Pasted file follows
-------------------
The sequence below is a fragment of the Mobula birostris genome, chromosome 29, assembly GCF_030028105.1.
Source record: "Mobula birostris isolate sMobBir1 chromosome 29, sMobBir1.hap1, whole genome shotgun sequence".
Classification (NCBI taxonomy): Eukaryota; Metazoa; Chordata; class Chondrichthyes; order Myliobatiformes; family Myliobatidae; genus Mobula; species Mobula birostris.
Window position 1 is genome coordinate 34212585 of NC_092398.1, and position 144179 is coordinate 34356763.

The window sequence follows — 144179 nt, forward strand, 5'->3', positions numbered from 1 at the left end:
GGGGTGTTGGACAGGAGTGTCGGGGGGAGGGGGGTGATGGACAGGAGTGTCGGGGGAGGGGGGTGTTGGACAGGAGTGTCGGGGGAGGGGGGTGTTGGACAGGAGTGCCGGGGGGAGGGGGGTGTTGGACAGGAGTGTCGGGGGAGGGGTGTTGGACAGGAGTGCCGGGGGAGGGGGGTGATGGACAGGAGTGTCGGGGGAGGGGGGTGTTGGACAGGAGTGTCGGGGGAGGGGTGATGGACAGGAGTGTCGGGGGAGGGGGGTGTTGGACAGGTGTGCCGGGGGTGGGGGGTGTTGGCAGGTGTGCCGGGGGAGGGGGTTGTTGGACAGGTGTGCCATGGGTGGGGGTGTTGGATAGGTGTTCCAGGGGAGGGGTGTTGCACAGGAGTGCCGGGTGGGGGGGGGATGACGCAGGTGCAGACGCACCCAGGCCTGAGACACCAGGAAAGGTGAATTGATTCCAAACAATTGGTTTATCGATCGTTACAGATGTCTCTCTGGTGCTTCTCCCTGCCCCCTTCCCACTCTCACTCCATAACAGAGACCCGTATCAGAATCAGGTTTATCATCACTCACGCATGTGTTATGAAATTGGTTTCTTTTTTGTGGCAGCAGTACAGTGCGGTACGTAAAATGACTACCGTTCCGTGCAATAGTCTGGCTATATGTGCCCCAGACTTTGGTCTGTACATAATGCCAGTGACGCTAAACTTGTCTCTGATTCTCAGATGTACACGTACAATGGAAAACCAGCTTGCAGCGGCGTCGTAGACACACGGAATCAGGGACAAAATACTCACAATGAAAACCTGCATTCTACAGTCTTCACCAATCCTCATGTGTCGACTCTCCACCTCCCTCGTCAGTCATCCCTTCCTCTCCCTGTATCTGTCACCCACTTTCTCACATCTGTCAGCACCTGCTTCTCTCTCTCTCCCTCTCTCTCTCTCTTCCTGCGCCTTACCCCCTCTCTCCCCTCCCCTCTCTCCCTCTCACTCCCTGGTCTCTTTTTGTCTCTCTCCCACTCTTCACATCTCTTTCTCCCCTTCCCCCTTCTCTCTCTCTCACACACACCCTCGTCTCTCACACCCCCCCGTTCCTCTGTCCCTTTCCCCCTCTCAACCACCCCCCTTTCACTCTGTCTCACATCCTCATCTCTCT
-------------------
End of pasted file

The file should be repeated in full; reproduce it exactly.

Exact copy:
The sequence below is a fragment of the Mobula birostris genome, chromosome 29, assembly GCF_030028105.1.
Source record: "Mobula birostris isolate sMobBir1 chromosome 29, sMobBir1.hap1, whole genome shotgun sequence".
Classification (NCBI taxonomy): Eukaryota; Metazoa; Chordata; class Chondrichthyes; order Myliobatiformes; family Myliobatidae; genus Mobula; species Mobula birostris.
Window position 1 is genome coordinate 34212585 of NC_092398.1, and position 144179 is coordinate 34356763.

The window sequence follows — 144179 nt, forward strand, 5'->3', positions numbered from 1 at the left end:
GGGGTGTTGGACAGGAGTGTCGGGGGGAGGGGGGTGATGGACAGGAGTGTCGGGGGAGGGGGGTGTTGGACAGGAGTGTCGGGGGAGGGGGGTGTTGGACAGGAGTGCCGGGGGGAGGGGGGTGTTGGACAGGAGTGTCGGGGGAGGGGTGTTGGACAGGAGTGCCGGGGGAGGGGGGTGATGGACAGGAGTGTCGGGGGAGGGGGGTGTTGGACAGGAGTGTCGGGGGAGGGGTGATGGACAGGAGTGTCGGGGGAGGGGGGTGTTGGACAGGTGTGCCGGGGGTGGGGGGTGTTGGCAGGTGTGCCGGGGGAGGGGGTTGTTGGACAGGTGTGCCATGGGTGGGGGTGTTGGATAGGTGTTCCAGGGGAGGGGTGTTGCACAGGAGTGCCGGGTGGGGGGGGGATGACGCAGGTGCAGACGCACCCAGGCCTGAGACACCAGGAAAGGTGAATTGATTCCAAACAATTGGTTTATCGATCGTTACAGATGTCTCTCTGGTGCTTCTCCCTGCCCCCTTCCCACTCTCACTCCATAACAGAGACCCGTATCAGAATCAGGTTTATCATCACTCACGCATGTGTTATGAAATTGGTTTCTTTTTTGTGGCAGCAGTACAGTGCGGTACGTAAAATGACTACCGTTCCGTGCAATAGTCTGGCTATATGTGCCCCAGACTTTGGTCTGTACATAATGCCAGTGACGCTAAACTTGTCTCTGATTCTCAGATGTACACGTACAATGGAAAACCAGCTTGCAGCGGCGTCGTAGACACACGGAATCAGGGACAAAATACTCACAATGAAAACCTGCATTCTACAGTCTTCACCAATCCTCATGTGTCGACTCTCCACCTCCCTCGTCAGTCATCCCTTCCTCTCCCTGTATCTGTCACCCACTTTCTCACATCTGTCAGCACCTGCTTCTCTCTCTCTCCCTCTCTCTCTCTCTTCCTGCGCCTTACCCCCTCTCTCCCCTCCCCTCTCTCCCTCTCACTCCCTGGTCTCTTTTTGTCTCTCTCCCACTCTTCACATCTCTTTCTCCCCTTCCCCCTTCTCTCTCTCTCACACACACCCTCGTCTCTCACACCCCCCCGTTCCTCTGTCCCTTTCCCCCTCTCAACCACCCCCCTTTCACTCTGTCTCACATCCTCATCTCTCT